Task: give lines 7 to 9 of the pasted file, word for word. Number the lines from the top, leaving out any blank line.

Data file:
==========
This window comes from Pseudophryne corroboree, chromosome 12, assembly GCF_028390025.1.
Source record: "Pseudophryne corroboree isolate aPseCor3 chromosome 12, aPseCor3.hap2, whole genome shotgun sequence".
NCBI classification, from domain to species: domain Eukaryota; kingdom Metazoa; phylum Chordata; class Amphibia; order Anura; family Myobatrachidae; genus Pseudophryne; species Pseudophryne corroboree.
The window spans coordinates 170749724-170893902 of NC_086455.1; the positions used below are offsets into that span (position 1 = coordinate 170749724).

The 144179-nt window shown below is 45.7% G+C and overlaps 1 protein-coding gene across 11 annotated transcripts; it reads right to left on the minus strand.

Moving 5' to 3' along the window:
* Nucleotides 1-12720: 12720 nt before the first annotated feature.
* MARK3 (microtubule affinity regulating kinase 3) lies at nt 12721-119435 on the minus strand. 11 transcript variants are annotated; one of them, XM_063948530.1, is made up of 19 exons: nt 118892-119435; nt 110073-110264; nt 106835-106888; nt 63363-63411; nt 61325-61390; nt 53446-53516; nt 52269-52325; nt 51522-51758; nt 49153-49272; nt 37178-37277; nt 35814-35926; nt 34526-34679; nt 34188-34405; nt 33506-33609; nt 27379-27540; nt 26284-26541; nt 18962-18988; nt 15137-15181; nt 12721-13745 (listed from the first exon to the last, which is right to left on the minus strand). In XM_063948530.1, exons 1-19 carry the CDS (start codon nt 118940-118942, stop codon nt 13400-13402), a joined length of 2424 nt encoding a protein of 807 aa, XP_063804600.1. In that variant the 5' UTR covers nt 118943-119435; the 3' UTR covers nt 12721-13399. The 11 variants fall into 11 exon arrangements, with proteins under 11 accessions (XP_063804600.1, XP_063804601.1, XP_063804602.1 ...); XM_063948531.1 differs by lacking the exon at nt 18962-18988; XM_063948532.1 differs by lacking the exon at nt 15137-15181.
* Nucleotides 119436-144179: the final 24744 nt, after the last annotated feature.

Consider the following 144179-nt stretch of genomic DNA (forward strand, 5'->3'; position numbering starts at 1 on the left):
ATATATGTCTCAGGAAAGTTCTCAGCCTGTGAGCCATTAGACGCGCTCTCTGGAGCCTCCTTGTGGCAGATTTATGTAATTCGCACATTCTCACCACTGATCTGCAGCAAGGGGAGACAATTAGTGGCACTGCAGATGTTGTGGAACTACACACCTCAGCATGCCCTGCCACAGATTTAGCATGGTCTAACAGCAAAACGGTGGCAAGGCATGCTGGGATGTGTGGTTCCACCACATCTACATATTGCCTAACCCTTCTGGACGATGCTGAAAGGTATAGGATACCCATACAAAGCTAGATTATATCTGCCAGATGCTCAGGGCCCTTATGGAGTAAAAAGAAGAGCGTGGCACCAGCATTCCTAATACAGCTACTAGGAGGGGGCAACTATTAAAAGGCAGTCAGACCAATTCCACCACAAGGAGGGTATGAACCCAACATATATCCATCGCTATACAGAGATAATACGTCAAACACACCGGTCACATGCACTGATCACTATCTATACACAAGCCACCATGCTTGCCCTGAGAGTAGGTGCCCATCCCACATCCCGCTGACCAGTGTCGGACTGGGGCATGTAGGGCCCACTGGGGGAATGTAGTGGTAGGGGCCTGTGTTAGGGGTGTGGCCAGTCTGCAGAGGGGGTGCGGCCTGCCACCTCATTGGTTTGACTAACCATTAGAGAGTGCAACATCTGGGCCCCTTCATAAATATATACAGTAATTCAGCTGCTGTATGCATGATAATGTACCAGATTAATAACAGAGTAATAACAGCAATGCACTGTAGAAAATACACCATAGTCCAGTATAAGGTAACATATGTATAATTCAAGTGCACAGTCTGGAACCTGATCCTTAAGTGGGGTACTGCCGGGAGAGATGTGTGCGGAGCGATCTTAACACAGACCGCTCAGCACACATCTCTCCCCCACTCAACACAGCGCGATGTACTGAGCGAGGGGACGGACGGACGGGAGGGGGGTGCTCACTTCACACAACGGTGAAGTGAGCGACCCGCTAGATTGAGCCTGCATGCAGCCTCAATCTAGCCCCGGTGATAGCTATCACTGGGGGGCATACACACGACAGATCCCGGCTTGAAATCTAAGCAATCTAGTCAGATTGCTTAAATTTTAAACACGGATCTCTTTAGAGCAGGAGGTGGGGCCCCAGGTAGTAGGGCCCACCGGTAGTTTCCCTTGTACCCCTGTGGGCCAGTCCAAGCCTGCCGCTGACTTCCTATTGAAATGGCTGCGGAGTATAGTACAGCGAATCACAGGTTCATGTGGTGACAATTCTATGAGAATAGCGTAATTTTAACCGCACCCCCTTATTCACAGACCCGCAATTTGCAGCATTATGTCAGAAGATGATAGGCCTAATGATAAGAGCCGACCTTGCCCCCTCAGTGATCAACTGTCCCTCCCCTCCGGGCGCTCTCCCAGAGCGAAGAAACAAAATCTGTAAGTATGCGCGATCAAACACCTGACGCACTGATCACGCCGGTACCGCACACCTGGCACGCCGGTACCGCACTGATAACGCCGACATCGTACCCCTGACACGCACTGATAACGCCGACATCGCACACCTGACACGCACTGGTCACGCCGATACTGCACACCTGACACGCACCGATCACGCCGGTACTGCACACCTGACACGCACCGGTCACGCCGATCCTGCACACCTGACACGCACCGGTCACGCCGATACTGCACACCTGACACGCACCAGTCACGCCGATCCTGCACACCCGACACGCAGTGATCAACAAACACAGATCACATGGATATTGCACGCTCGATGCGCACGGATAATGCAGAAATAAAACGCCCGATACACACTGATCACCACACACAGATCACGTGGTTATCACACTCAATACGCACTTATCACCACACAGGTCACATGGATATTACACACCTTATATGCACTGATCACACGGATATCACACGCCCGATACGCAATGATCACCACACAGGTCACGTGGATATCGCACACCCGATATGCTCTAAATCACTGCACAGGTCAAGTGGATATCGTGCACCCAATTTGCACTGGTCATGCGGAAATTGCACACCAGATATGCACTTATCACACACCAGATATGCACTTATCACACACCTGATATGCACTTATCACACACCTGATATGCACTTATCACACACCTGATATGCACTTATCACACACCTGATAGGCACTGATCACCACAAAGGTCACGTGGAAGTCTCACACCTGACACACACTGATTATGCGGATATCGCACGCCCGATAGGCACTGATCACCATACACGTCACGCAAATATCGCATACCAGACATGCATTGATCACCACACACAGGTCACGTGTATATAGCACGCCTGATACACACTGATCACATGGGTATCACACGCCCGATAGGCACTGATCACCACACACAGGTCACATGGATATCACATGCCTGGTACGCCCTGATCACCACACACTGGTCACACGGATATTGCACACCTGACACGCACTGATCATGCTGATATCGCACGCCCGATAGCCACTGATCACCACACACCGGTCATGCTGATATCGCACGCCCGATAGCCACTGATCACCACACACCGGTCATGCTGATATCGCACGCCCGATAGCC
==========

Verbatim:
* Nucleotides 1-12720: 12720 nt before the first annotated feature.
* MARK3 (microtubule affinity regulating kinase 3) lies at nt 12721-119435 on the minus strand. 11 transcript variants are annotated; one of them, XM_063948530.1, is made up of 19 exons: nt 118892-119435; nt 110073-110264; nt 106835-106888; nt 63363-63411; nt 61325-61390; nt 53446-53516; nt 52269-52325; nt 51522-51758; nt 49153-49272; nt 37178-37277; nt 35814-35926; nt 34526-34679; nt 34188-34405; nt 33506-33609; nt 27379-27540; nt 26284-26541; nt 18962-18988; nt 15137-15181; nt 12721-13745 (listed from the first exon to the last, which is right to left on the minus strand). In XM_063948530.1, exons 1-19 carry the CDS (start codon nt 118940-118942, stop codon nt 13400-13402), a joined length of 2424 nt encoding a protein of 807 aa, XP_063804600.1. In that variant the 5' UTR covers nt 118943-119435; the 3' UTR covers nt 12721-13399. The 11 variants fall into 11 exon arrangements, with proteins under 11 accessions (XP_063804600.1, XP_063804601.1, XP_063804602.1 ...); XM_063948531.1 differs by lacking the exon at nt 18962-18988; XM_063948532.1 differs by lacking the exon at nt 15137-15181.
* Nucleotides 119436-144179: the final 24744 nt, after the last annotated feature.